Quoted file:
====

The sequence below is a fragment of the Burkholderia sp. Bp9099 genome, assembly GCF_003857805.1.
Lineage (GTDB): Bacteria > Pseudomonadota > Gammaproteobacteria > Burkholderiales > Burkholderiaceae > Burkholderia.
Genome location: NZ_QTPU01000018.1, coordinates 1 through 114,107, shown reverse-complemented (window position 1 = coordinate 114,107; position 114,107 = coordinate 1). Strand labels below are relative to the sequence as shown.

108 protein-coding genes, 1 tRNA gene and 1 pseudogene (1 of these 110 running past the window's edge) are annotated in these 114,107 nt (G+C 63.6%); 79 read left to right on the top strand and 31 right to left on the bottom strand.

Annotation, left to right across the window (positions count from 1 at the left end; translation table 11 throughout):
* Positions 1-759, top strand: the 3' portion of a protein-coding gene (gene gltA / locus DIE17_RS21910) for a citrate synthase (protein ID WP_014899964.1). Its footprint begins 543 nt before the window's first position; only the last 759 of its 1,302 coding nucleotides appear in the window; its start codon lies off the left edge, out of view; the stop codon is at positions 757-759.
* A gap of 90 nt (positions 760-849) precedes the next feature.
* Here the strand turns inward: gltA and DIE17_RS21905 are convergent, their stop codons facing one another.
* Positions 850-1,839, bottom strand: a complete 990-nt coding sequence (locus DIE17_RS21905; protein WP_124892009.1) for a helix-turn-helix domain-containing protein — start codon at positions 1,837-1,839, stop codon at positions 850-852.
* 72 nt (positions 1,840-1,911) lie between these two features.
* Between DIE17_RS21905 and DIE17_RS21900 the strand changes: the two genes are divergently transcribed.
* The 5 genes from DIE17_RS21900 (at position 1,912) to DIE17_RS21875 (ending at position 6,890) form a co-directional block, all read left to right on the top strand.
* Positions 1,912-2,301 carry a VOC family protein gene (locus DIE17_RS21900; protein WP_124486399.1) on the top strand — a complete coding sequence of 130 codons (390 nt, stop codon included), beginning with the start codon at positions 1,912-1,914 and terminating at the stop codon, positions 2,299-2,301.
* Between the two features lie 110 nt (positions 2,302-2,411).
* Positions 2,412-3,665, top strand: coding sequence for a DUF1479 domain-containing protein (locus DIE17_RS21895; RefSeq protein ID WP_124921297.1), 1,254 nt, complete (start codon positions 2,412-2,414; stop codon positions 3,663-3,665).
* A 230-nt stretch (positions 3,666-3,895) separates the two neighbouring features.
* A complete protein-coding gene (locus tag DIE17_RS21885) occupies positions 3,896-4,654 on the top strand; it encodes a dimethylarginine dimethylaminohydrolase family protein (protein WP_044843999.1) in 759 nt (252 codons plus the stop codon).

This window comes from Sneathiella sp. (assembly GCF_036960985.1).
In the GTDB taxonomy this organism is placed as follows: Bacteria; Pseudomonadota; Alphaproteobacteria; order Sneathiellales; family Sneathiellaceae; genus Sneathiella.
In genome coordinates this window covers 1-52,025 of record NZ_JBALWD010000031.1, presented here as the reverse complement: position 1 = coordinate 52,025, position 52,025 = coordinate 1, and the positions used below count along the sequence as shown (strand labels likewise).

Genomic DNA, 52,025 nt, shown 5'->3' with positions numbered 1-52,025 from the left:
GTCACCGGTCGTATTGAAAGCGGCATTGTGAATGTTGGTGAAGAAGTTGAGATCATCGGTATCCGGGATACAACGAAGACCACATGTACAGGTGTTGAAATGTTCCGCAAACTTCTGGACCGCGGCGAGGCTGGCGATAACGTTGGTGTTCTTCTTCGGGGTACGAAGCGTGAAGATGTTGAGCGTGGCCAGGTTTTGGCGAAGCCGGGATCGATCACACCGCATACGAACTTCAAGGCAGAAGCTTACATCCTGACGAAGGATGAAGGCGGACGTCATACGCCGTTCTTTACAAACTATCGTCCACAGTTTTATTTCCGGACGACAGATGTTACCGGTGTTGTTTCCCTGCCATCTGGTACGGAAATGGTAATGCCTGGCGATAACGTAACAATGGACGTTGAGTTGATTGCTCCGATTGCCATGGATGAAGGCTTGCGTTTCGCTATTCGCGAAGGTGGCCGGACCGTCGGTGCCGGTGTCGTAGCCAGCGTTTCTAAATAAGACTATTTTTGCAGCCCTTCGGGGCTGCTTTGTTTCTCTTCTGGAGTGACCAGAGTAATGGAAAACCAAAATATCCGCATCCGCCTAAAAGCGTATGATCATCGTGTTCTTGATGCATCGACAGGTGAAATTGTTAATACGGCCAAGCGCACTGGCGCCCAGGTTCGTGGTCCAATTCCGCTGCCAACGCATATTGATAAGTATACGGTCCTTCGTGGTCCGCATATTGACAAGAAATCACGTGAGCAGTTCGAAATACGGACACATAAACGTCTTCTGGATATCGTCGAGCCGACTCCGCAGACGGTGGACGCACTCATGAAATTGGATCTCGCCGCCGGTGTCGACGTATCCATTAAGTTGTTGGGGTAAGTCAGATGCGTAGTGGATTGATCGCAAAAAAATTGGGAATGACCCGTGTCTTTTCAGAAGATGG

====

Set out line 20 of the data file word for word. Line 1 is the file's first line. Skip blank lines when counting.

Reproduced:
In genome coordinates this window covers 1-52,025 of record NZ_JBALWD010000031.1, presented here as the reverse complement: position 1 = coordinate 52,025, position 52,025 = coordinate 1, and the positions used below count along the sequence as shown (strand labels likewise).